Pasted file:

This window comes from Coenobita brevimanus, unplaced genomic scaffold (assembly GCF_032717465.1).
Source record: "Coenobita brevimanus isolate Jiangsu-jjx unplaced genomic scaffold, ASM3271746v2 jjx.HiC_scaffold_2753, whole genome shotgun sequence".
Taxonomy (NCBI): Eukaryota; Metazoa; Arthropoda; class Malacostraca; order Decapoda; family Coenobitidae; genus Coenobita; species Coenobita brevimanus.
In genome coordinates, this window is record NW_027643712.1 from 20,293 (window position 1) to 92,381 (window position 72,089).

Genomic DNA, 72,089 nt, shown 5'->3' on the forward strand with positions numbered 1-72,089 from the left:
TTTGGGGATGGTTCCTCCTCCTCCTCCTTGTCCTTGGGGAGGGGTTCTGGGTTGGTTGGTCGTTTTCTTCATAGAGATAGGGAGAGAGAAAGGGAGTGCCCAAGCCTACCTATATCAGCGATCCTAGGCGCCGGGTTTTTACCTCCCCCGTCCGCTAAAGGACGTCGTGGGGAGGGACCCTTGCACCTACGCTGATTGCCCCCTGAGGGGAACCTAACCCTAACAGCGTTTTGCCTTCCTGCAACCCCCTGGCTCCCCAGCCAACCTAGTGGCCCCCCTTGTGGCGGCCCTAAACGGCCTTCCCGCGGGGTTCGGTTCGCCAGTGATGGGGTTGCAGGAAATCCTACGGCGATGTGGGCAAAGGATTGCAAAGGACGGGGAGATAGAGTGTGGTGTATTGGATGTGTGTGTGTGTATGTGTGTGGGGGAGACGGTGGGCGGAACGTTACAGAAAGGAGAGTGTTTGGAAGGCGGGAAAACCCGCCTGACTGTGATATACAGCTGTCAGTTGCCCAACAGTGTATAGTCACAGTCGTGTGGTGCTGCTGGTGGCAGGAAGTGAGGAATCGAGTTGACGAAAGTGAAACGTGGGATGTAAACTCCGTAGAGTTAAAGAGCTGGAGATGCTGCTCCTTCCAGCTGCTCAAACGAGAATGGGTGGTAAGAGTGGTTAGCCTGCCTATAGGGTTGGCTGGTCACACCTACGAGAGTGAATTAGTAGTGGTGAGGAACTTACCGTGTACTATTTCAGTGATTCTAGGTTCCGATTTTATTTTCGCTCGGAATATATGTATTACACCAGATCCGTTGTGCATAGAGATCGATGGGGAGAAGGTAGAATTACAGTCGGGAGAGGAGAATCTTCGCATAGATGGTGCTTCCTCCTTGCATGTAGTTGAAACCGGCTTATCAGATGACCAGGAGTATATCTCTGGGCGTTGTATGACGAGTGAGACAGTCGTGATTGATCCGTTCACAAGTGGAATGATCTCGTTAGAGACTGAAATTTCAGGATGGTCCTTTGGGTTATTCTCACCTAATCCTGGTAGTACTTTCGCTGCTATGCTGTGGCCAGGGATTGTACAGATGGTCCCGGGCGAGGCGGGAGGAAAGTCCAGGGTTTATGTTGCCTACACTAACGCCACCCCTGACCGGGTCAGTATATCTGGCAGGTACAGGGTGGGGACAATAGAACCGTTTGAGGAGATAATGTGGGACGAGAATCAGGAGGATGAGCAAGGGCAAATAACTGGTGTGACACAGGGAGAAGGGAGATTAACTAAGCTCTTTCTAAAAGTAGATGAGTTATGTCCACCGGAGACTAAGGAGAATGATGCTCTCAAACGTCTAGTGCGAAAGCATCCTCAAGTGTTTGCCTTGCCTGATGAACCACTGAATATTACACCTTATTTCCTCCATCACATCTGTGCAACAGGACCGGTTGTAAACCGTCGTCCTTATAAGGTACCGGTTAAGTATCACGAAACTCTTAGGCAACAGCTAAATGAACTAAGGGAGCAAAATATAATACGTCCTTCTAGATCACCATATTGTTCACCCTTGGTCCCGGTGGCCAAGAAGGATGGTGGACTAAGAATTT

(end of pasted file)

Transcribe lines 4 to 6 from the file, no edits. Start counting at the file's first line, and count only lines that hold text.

In genome coordinates, this window is record NW_027643712.1 from 20,293 (window position 1) to 92,381 (window position 72,089).

Genomic DNA, 72,089 nt, shown 5'->3' on the forward strand with positions numbered 1-72,089 from the left:
TTTGGGGATGGTTCCTCCTCCTCCTCCTTGTCCTTGGGGAGGGGTTCTGGGTTGGTTGGTCGTTTTCTTCATAGAGATAGGGAGAGAGAAAGGGAGTGCCCAAGCCTACCTATATCAGCGATCCTAGGCGCCGGGTTTTTACCTCCCCCGTCCGCTAAAGGACGTCGTGGGGAGGGACCCTTGCACCTACGCTGATTGCCCCCTGAGGGGAACCTAACCCTAACAGCGTTTTGCCTTCCTGCAACCCCCTGGCTCCCCAGCCAACCTAGTGGCCCCCCTTGTGGCGGCCCTAAACGGCCTTCCCGCGGGGTTCGGTTCGCCAGTGATGGGGTTGCAGGAAATCCTACGGCGATGTGGGCAAAGGATTGCAAAGGACGGGGAGATAGAGTGTGGTGTATTGGATGTGTGTGTGTGTATGTGTGTGGGGGAGACGGTGGGCGGAACGTTACAGAAAGGAGAGTGTTTGGAAGGCGGGAAAACCCGCCTGACTGTGATATACAGCTGTCAGTTGCCCAACAGTGTATAGTCACAGTCGTGTGGTGCTGCTGGTGGCAGGAAGTGAGGAATCGAGTTGACGAAAGTGAAACGTGGGATGTAAACTCCGTAGAGTTAAAGAGCTGGAGATGCTGCTCCTTCCAGCTGCTCAAACGAGAATGGGTGGTAAGAGTGGTTAGCCTGCCTATAGGGTTGGCTGGTCACACCTACGAGAGTGAATTAGTAGTGGTGAGGAACTTACCGTGTACTATTTCAGTGATTCTAGGTTCCGATTTTATTTTCGCTCGGAATATATGTATTACACCAGATCCGTTGTGCATAGAGATCGATGGGGAGAAGGTAGAATTACAGTCGGGAGAGGAGAATCTTCGCATAGATGGTGCTTCCTCCTTGCATGTAGTTGAAACCGGCTTATCAGATGACCAGGAGTATATCTCTGGGCGTTGTATGACGAGTGAGACAGTCGTGATTGATCCGTTCACAAGTGGAATGATCTCGTTAGAGACTGAAATTTCAGGATGGTCCTTTGGGTTATTCTCACCTAATCCTGGTAGTACTTTCGCTGCTATGCTGTGGCCAGGGATTGTACAGATGGTCCCGGGCGAGGCGGGAGGAAAGTCCAGGGTTTATGTTGCCTACACTAACGCCACCCCTGACCGGGTCAGTATATCTGGCAGGTACAGGGTGGGGACAATAGAACCGTTTGAGGAGATAATGTGGGACGAGAATCAGGAGGATGAGCAAGGGCAAATAACTGGTGTGACACAGGGAGAAGGGAGATTAACTAAGCTCTTTCTAAAAGTAGATGAGTTATGTCCACCGGAGACTAAGGAGAATGATGCTCTCAAACGTCTAGTGCGAAAGCATCCTCAAGTGTTTGCCTTGCCTGATGAACCACTGAATATTACACCTTATTTCCTCCATCACATCTGTGCAACAGGACCGGTTGTAAACCGTCGTCCTTATAAGGTACCGGTTAAGTATCACGAAACTCTTAGGCAACAGCTAAATGAACTAAGGGAGCAAAATATAATACGTCCTTCTAGATCACCATATTGTTCACCCTTGGTCCCGGTGGCCAAGAAGGATGGTGGACTAAGAATTT